New York and the Pending Janus Decision
The Supreme Court will soon hear oral arguments in a major labor-law case, Janus v. AFSCME. The case concerns the question of whether public employees such as teachers, sanitation workers, or subway conductors can opt out of paying fees to the unions that represent their workforce but which they have declined to join. If the Court rules in favor of the plaintiffs, public-union power will be dealt a serious blow — and politics in New York City and State will feel the effects.
The Facts You Need to Know
Conflict: The relationship between public-sector unions and elected officials represents an inherent conflict of interest, since the unions negotiate contracts with the same people whom they contribute to for political campaigns. Read more.
Empire: Nearly 15% of jobs in New York State are in the public sector, and three-quarters of those workers are unionized, which represents the highest level of public sector unionization in the nation. Read more.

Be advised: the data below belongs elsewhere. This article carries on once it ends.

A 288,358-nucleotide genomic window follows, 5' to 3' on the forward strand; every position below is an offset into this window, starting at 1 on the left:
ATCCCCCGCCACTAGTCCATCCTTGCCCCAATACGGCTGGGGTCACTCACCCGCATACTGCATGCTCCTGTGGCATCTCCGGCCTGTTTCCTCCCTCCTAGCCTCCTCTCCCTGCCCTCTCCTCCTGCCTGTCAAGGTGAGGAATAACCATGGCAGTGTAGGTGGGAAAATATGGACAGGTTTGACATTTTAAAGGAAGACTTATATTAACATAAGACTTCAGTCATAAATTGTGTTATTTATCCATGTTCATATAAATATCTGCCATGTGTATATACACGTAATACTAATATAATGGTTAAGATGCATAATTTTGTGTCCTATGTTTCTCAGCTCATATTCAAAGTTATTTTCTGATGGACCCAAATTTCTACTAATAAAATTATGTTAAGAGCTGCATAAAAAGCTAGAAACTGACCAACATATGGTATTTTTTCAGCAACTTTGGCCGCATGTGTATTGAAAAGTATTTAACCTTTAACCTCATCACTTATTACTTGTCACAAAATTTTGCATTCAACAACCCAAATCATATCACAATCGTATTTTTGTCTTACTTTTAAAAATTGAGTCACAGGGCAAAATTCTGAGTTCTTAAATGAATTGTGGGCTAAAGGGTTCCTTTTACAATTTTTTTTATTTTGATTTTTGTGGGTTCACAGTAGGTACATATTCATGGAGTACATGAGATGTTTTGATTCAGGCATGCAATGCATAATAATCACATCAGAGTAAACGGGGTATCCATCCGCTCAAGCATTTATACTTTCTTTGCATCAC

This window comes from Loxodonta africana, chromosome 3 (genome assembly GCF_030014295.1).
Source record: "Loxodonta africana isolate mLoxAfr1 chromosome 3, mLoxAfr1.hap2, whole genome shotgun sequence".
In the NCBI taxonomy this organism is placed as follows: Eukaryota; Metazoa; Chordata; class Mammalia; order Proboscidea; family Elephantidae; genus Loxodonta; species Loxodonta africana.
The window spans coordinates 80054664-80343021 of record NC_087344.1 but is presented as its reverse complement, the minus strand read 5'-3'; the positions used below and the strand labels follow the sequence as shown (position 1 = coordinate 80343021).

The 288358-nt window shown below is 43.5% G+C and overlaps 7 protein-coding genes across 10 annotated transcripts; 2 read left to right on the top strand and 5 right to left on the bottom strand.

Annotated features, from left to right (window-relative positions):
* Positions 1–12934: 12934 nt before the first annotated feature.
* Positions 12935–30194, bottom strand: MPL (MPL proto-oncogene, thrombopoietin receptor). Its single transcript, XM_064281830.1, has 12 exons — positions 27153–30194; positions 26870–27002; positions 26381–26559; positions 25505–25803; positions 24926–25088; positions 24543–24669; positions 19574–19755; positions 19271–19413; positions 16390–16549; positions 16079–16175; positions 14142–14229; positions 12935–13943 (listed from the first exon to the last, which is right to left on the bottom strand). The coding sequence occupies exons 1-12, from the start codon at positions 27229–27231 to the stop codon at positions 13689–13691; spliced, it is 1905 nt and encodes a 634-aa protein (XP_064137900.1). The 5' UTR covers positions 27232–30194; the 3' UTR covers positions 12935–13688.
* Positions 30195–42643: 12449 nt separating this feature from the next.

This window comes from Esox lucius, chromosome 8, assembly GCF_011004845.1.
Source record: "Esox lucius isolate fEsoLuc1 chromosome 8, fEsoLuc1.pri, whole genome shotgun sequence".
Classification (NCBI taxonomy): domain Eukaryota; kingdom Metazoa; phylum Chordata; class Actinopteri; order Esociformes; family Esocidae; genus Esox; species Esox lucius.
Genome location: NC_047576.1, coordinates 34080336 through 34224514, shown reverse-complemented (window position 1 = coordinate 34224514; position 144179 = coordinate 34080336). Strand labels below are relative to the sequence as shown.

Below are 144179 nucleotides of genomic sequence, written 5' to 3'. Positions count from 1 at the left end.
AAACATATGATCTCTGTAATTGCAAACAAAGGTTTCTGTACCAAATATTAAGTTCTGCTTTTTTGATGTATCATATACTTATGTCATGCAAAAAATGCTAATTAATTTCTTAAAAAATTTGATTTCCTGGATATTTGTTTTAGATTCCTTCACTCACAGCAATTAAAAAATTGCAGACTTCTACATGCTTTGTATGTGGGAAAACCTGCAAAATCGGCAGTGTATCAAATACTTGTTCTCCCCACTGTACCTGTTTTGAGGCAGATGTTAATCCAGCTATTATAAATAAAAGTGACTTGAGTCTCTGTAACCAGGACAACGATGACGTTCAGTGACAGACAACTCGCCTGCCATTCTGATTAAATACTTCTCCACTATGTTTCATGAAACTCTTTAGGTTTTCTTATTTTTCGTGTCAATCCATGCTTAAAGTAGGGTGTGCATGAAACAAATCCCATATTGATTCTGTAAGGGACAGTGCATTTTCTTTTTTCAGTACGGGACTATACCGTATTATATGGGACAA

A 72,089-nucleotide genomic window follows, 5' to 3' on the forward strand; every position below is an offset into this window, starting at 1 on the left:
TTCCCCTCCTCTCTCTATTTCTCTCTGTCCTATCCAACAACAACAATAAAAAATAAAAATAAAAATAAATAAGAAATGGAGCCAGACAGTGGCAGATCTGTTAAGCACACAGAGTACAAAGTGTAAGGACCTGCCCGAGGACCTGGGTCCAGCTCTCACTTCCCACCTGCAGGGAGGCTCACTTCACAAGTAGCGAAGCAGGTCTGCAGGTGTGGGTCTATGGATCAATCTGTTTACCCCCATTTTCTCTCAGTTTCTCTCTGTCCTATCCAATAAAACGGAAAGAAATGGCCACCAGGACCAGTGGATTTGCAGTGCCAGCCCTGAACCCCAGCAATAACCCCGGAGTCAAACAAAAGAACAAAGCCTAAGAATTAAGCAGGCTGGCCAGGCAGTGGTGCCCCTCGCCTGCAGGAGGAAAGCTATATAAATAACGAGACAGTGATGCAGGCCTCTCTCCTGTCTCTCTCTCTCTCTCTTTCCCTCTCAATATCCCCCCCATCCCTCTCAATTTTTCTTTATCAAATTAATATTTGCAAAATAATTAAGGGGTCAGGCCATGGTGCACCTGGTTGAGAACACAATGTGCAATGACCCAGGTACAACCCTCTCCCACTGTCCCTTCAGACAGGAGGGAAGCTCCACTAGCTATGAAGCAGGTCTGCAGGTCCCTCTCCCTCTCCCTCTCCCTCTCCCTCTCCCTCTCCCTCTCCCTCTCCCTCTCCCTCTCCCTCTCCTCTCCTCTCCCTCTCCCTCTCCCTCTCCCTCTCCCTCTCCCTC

Cough It Up: Public employees in New York City pay an average of $1,000 annually in dues. Read more.
“If a worker is shy, intimidated, or neglectful, he could end up subsidizing speech he didn’t approve of.”
The Past is Present
“The governor’s controversial labor reforms are already saving taxpayers millions.”
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“As the cost of housing homeless New Yorkers has soared, the city is picking up more of the tab.”